And gunmen killed a local leader and two of his guards in Madain, which is about 25 kilometers southeast of Baghdad.

In the northern city of Mosul, a bomb exploded next to a police patrol, killing two police officers.

The incidents are the latest in a string of attacks across Iraq that have left more than 4,400 people dead since the beginning of 2013.

—–

FRIDAY

Israel’s air force bombed a target south of the Lebanese capital Beirut.

The Israeli military and a Palestinian group in Lebanon say it was in retaliation for an earlier volley of rockets fired across the border towards Israel.

Four rockets fired on Thursday caused damage, but no casualties in northern Israel.

A Palestinian group, the Popular Front for the Liberation of Palestine-General Command (PFLP-GC), told Lebanon’s al-Manar television station that one of its bases south of Beirut had been targeted in the Israeli airstrike, and that there had been no casualties.

The PFLP-GC did not claim responsibility for or any connection to the earlier rocket attack.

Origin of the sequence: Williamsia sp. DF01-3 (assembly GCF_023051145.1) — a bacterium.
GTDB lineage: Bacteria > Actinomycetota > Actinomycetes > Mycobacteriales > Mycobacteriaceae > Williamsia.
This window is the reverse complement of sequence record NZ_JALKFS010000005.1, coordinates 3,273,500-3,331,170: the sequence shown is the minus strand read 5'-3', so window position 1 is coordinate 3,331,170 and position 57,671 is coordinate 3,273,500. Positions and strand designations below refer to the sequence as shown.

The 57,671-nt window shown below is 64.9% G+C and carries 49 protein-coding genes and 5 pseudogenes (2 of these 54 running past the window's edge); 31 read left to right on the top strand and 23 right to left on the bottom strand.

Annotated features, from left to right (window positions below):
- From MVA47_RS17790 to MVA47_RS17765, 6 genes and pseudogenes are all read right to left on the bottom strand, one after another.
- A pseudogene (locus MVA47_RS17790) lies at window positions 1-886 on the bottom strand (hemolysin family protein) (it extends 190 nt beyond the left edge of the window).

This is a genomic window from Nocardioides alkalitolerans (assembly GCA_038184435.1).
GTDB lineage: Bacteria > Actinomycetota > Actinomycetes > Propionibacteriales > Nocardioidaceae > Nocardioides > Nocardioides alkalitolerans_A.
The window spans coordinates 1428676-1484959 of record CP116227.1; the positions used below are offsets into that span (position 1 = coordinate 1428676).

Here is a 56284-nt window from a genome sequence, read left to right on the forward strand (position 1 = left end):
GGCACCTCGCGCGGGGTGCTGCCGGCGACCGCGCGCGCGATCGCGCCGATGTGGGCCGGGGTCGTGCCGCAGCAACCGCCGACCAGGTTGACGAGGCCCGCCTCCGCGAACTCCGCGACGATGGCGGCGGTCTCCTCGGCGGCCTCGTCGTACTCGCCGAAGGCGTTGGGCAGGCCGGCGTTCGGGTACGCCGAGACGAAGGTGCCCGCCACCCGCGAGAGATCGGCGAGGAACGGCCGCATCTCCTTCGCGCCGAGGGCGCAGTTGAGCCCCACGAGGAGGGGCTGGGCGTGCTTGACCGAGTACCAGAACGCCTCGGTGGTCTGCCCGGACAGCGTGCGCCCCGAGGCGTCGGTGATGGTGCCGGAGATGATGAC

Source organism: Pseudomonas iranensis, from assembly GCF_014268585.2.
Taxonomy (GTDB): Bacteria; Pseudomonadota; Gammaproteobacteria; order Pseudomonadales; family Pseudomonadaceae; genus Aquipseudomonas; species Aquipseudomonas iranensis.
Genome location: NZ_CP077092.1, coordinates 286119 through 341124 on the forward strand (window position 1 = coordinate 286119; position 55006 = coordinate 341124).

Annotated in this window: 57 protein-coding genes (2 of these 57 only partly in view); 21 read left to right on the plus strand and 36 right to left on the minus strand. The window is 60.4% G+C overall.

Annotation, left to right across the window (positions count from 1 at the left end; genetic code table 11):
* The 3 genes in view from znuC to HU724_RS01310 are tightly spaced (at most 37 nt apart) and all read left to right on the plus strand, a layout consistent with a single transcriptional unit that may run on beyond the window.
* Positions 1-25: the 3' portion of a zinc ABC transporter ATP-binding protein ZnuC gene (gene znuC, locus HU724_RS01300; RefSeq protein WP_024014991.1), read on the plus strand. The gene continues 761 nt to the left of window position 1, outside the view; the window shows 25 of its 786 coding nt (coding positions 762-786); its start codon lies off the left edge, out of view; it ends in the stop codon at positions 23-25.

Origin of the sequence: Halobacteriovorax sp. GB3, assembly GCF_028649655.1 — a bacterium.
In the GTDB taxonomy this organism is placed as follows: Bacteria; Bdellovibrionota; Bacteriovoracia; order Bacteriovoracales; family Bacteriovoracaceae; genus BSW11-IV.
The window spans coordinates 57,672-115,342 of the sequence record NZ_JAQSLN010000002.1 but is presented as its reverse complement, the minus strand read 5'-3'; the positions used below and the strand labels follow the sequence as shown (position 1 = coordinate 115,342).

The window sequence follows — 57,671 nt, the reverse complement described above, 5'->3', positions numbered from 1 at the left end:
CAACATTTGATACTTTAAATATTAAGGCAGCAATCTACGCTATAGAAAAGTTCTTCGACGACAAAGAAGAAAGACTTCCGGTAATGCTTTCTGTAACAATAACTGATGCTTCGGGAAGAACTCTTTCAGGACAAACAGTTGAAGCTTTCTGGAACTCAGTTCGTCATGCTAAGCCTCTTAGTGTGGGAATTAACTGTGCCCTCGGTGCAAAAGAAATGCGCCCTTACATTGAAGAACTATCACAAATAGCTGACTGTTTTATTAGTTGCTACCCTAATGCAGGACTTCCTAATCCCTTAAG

——

The head of the Supreme Court and chairman of the Supreme Judicial Council for the Sharia Judiciary in Palestine, said that the Al-Aqsa Mosque is suffering from Jewish daily attacks.

On the 44th anniversary of the burning of Al-Aqsa mosque Sheikh Yusuf Adeis says that The Jews are desecrating Al-Aqsa through the repeated raids into its courtyards and the continued excavations under it.

He added that all indicators and data confirm that the collapse of Al-Aqsa Mosque is close.

This is confirmed by the successive collapses in Al-Aqsa mosque and its surroundings.

The latest was the collapse that took place on Wednesday night in Housh Asila, which is 20 meters away from the Selsila gate, due to the continued excavations.

Sheikh Yusuf Adeis pointed out that the occupation authorities, are trying to divide the Al-Aqsa Mosque in preparation for demolishing it and building the alleged temple on its ruins.

The chairman of the Supreme Judicial Council for the Sharia Judiciary called on the Arab and Islamic nations to shoulder their responsibilities and defend the holy city and its Islamic and Christian holy sites, especially Al-Aqsa Mosque.

—–

US and Australian agents seized 750 kilograms of cocaine from a yacht in the South Pacific nation of Vanuatu..

The US Drug Enforcement Administration and Australian Federal Police have collaborated with South Pacific governments since 2010 to investigate organized crime syndicates’ use of yachts to smuggle cocaine from South America to Australia.

The drugs worth R3.3 billion were found in the engine compartment of the yacht.